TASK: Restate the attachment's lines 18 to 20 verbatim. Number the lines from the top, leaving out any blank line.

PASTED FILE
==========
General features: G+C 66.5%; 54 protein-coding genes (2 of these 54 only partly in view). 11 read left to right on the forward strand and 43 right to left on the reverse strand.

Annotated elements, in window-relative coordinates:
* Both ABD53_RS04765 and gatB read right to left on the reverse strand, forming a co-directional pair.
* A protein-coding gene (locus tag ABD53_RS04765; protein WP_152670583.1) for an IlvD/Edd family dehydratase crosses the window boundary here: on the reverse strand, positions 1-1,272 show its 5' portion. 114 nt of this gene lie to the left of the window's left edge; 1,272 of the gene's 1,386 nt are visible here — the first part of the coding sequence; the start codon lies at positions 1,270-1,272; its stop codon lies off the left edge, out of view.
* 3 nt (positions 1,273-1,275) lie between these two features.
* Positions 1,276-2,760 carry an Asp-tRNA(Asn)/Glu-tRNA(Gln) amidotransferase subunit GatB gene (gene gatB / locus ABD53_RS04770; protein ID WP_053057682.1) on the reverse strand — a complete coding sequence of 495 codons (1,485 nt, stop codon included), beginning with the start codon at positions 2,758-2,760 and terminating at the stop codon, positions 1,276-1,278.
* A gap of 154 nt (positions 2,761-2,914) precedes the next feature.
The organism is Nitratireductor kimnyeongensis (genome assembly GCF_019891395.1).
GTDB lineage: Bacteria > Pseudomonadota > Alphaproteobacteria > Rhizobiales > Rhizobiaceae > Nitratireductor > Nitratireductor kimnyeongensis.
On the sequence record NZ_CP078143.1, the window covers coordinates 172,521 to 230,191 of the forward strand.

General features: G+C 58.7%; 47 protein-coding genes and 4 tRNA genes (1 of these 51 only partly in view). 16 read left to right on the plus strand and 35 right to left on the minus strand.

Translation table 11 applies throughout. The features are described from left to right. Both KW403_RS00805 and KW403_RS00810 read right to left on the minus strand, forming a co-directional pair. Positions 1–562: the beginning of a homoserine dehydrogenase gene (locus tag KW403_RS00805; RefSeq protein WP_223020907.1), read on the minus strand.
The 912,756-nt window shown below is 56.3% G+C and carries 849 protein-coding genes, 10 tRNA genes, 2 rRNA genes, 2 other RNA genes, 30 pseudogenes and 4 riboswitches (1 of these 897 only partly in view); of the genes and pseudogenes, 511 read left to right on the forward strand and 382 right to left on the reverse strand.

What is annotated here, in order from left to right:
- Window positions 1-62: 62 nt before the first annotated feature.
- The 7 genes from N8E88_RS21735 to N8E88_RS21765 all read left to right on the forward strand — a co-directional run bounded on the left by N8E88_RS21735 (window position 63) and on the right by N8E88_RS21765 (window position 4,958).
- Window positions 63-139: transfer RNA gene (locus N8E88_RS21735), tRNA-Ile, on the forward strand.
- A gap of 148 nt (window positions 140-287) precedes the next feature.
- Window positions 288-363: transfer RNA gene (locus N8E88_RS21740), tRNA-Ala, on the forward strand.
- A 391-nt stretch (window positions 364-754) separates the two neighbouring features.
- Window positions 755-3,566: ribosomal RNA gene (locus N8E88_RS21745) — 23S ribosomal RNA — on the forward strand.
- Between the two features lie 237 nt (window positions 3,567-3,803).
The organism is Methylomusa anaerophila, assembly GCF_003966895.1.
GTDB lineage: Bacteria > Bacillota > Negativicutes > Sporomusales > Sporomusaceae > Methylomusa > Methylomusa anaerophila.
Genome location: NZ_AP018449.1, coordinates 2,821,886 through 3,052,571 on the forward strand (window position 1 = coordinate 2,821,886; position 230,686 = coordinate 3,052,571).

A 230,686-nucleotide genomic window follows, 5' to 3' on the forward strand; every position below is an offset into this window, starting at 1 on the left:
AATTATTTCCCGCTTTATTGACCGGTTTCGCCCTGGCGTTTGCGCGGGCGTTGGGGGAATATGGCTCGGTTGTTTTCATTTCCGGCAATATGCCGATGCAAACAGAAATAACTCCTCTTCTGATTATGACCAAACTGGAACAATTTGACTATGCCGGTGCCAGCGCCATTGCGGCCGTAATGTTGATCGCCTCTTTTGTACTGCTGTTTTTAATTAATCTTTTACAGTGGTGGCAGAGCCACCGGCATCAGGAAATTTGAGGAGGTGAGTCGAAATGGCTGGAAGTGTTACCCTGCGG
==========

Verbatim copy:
- A gap of 148 nt (window positions 140-287) precedes the next feature.
- Window positions 288-363: transfer RNA gene (locus N8E88_RS21740), tRNA-Ala, on the forward strand.
- A 391-nt stretch (window positions 364-754) separates the two neighbouring features.